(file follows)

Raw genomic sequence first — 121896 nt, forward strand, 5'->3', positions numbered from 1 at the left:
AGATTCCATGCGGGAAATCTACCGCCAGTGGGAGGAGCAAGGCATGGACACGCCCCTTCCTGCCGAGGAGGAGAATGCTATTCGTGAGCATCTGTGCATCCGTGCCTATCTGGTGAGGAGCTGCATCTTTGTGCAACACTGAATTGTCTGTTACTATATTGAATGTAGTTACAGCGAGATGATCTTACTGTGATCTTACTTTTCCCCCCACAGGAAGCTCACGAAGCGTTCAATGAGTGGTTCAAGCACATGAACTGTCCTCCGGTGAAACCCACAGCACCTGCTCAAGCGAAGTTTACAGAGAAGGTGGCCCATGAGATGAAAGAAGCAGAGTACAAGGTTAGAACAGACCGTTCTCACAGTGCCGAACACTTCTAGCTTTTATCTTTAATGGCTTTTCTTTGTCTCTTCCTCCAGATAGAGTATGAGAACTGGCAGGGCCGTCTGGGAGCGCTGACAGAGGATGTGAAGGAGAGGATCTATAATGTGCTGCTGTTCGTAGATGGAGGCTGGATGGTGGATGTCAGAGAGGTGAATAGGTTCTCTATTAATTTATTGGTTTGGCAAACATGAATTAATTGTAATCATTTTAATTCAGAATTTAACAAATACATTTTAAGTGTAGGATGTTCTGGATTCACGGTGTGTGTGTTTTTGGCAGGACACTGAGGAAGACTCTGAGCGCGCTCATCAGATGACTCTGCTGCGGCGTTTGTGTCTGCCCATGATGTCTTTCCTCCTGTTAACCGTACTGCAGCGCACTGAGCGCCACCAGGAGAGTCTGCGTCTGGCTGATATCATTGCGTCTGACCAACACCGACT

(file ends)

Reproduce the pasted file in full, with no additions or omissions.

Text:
Raw genomic sequence first — 121896 nt, forward strand, 5'->3', positions numbered from 1 at the left:
AGATTCCATGCGGGAAATCTACCGCCAGTGGGAGGAGCAAGGCATGGACACGCCCCTTCCTGCCGAGGAGGAGAATGCTATTCGTGAGCATCTGTGCATCCGTGCCTATCTGGTGAGGAGCTGCATCTTTGTGCAACACTGAATTGTCTGTTACTATATTGAATGTAGTTACAGCGAGATGATCTTACTGTGATCTTACTTTTCCCCCCACAGGAAGCTCACGAAGCGTTCAATGAGTGGTTCAAGCACATGAACTGTCCTCCGGTGAAACCCACAGCACCTGCTCAAGCGAAGTTTACAGAGAAGGTGGCCCATGAGATGAAAGAAGCAGAGTACAAGGTTAGAACAGACCGTTCTCACAGTGCCGAACACTTCTAGCTTTTATCTTTAATGGCTTTTCTTTGTCTCTTCCTCCAGATAGAGTATGAGAACTGGCAGGGCCGTCTGGGAGCGCTGACAGAGGATGTGAAGGAGAGGATCTATAATGTGCTGCTGTTCGTAGATGGAGGCTGGATGGTGGATGTCAGAGAGGTGAATAGGTTCTCTATTAATTTATTGGTTTGGCAAACATGAATTAATTGTAATCATTTTAATTCAGAATTTAACAAATACATTTTAAGTGTAGGATGTTCTGGATTCACGGTGTGTGTGTTTTTGGCAGGACACTGAGGAAGACTCTGAGCGCGCTCATCAGATGACTCTGCTGCGGCGTTTGTGTCTGCCCATGATGTCTTTCCTCCTGTTAACCGTACTGCAGCGCACTGAGCGCCACCAGGAGAGTCTGCGTCTGGCTGATATCATTGCGTCTGACCAACACCGACT